In general, the application methods for most FPIS systems are similar, with minor component-specific variations, such as the required fluid coating edge distances (e.g. 25.4 mm [1 in.] minimum onto pipe penetrations). Tape flashing products universally require a wider application than fluid flashings. Accessory products, including masonry veneer ties, are not incidental components, but rather coordinated components as part of an integrated assembly.
There are a few differences from one system to another for designers to be aware of. While many systems include both a fluid and tape accessory to provide flexibility, some manufacturers do not incorporate a tape flashing in their accessory line or allow for perimeter sealant application (i.e. at window openings) to occur over their fluid membrane at a cut edge. As a result, the system requires additional metal trim at the entire perimeter for every rough opening.
Additionally, certain systems will require special detailing at the fenestration head (e.g. mineral wool at a box beam) and/or fire-resistive treated wood blocking. This is especially critical where SPF is introduced into the system and there is a requirement to protect the SPF from exposure at the fenestration.
In terms of code requirements, the potential building applications are nearly limitless. That said, some applications are better than others, often those which capitalize on the efficiency of FPIS. Building designs featuring a low window wall ratio (WWR), such as data centers, cold storage buildings, and other industrial facilities, derive more value from FPIS systems than higher WWR designs. This is not meant to imply FPIS systems cannot be utilized for commercial, daylit buildings, however the return on investment diminishes.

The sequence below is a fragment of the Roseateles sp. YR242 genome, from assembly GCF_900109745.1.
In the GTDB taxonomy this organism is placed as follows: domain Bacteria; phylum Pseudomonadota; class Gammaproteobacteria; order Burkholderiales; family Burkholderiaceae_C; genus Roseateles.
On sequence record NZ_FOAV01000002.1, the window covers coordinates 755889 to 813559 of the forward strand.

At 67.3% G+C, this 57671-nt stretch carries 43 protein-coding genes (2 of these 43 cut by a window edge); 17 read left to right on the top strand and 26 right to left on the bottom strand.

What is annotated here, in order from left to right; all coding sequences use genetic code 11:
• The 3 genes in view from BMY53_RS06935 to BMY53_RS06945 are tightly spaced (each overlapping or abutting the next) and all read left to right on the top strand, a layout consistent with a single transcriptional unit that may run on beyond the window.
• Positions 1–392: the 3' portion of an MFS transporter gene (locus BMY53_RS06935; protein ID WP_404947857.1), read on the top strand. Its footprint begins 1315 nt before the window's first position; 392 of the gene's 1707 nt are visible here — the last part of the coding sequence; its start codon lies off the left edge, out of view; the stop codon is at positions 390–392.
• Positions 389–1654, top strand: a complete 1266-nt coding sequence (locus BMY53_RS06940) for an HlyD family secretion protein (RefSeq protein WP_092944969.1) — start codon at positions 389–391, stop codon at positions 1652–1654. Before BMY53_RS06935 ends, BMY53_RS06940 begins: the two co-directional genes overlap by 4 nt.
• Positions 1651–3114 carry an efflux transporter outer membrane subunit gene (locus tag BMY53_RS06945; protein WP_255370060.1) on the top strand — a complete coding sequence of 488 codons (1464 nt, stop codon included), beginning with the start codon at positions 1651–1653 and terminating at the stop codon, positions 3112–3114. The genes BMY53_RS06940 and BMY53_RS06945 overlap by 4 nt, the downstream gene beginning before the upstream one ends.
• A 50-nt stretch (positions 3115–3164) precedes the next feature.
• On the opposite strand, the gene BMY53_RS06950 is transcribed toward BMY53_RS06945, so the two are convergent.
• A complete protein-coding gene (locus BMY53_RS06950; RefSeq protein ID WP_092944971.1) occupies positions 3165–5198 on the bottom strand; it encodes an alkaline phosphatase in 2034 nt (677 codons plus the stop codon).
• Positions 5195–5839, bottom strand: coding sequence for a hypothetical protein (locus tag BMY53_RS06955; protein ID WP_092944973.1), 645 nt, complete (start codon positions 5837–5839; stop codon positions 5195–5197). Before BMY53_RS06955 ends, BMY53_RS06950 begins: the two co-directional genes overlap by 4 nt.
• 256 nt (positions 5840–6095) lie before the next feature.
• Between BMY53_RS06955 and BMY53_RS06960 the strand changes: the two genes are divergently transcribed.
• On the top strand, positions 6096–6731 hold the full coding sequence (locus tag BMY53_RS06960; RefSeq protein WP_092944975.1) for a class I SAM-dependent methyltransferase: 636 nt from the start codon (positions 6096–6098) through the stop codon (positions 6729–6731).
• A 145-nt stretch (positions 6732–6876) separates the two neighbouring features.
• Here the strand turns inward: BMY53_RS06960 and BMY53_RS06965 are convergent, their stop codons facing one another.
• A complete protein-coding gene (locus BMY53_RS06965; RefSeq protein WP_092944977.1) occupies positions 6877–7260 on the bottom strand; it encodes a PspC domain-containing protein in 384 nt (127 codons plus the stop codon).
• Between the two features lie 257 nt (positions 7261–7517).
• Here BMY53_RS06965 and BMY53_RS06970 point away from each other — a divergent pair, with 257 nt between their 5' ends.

Consider a single 1.22 x 2.44 (4 x 8) FPIS panel in an opaque wall. Where this panel abuts all opaque wall, it will contain 2.9 m2 (32 sf) surface area with 7.3 m (24 ft) of perimeter. All detail work (i.e. application of liquid or tape goods) to maintain barrier continuity occurs along the perimeter (in this idealized scenario with no penetrations). The efficiency rate of that panel (surface area/perimeter distance) will be
0.4 (1.33). The higher the rate is, the less detail work that is necessary. One can quickly extrapolate that for a simple rectangular box, more continuous opaque wall equals more shared perimeter joints, driving the efficiency rate up.
For contrast, consider a narrow panel utilizing a half-size standard board (2 x 8) between two fenestration openings. Examining the perimeter detailing of the panel only (and ignoring any impacts of specialized fenestration detailing), the efficiency rate tumbles to 0.24. While these are simplified scenarios, they provide a clear differentiation in terms of installation efficiency.
Cladding specific applications
Each manufacturer publishes their own test report outlining different overall wall assemblies viable with their FPIS. These reports outline numerous allowable cladding types, including, among others: masonry, metal panel, cement board, and stucco along with air/weather barrier accessories.
Masonry systems often require a single anchor style lateral tie plus solid cap washer to limit the penetrations through the insulation board. Thermally, these single penetration lateral ties outperform dual anchor lateral ties; however, they may limit installation tolerance when compared with a standard two-piece adjustable lateral tie. In addition, the single attachment point style of lateral tie inherently lacks the redundancy of a two-point system.